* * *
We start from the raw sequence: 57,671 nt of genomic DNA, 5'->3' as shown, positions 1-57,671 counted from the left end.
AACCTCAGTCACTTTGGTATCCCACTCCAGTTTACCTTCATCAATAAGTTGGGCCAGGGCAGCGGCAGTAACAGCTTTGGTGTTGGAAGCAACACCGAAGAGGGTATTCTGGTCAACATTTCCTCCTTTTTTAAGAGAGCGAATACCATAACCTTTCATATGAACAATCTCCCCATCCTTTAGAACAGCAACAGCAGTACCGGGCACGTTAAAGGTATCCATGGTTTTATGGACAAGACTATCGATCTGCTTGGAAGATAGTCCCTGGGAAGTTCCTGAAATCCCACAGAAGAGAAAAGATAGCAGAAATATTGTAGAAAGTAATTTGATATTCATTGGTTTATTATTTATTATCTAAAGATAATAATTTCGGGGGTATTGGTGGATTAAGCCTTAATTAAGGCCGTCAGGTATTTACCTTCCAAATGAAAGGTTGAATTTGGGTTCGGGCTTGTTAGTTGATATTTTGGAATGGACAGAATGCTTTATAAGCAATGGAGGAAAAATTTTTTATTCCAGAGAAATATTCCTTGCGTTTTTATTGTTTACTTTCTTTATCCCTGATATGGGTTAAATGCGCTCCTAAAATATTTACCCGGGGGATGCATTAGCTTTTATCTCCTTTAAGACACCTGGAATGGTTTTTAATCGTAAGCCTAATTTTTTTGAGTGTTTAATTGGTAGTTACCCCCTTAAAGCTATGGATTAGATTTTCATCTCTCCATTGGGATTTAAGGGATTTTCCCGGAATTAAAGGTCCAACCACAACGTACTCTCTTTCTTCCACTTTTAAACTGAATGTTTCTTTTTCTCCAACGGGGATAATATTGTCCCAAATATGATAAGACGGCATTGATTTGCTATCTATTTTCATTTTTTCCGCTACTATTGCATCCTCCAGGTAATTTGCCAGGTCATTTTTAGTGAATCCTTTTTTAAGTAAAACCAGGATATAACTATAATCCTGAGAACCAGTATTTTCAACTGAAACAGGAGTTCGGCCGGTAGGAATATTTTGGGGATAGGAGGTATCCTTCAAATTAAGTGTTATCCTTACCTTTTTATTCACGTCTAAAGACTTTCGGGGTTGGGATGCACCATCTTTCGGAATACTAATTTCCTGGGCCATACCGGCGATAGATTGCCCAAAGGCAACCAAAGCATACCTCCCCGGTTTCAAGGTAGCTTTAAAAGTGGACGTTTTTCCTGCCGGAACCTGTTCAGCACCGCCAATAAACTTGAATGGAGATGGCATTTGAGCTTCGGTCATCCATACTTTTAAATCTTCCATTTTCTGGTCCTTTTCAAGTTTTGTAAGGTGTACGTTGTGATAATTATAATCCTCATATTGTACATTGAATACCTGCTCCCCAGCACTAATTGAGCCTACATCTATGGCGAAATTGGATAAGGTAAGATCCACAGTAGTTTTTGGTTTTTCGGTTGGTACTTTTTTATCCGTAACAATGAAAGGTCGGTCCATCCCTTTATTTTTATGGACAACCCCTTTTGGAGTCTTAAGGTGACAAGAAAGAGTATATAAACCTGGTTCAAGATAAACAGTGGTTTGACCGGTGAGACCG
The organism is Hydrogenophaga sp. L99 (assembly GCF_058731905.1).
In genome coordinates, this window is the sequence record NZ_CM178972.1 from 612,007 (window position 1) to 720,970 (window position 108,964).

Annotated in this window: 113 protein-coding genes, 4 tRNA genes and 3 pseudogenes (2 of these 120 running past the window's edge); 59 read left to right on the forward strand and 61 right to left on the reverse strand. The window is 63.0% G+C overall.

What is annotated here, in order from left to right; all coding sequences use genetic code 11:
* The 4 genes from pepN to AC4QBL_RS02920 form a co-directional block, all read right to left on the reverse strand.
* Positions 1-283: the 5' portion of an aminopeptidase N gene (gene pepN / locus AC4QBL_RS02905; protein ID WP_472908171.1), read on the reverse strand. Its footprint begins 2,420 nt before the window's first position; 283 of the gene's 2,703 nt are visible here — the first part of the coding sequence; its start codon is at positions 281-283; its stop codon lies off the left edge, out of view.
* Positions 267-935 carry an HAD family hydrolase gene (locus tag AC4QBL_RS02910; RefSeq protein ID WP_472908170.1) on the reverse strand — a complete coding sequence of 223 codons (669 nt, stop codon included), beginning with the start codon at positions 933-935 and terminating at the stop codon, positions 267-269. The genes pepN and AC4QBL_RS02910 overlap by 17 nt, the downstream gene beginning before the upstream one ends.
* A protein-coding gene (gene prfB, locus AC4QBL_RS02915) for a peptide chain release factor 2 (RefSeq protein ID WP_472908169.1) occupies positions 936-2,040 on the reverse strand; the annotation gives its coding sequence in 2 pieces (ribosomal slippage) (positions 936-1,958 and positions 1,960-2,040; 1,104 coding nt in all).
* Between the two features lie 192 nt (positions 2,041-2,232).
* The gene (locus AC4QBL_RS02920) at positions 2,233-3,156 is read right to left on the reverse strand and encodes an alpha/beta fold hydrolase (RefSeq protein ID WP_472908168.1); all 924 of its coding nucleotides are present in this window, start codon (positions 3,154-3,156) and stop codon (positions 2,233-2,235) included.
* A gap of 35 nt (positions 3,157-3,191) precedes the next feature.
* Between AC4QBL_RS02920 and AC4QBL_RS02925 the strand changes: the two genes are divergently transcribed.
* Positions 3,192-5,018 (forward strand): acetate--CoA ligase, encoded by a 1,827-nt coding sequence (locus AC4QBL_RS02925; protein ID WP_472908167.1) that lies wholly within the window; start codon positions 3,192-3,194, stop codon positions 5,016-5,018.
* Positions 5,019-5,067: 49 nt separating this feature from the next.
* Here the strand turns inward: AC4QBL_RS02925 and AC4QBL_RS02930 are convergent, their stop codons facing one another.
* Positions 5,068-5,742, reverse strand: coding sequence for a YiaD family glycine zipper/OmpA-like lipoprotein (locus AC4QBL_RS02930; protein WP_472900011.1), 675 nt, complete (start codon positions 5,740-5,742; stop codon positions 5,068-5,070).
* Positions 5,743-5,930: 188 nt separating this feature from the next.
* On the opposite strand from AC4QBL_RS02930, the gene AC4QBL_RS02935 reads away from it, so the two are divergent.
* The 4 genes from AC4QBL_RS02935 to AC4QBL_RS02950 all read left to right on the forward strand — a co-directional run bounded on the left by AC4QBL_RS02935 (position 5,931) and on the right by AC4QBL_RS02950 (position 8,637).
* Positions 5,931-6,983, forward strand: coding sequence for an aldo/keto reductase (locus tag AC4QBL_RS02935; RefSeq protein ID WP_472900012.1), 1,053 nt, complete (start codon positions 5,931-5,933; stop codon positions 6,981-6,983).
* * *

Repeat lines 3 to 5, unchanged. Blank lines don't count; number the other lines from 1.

The organism is Hydrogenophaga sp. L99 (assembly GCF_058731905.1).
In genome coordinates, this window is the sequence record NZ_CM178972.1 from 612,007 (window position 1) to 720,970 (window position 108,964).

Annotated in this window: 113 protein-coding genes, 4 tRNA genes and 3 pseudogenes (2 of these 120 running past the window's edge); 59 read left to right on the forward strand and 61 right to left on the reverse strand. The window is 63.0% G+C overall.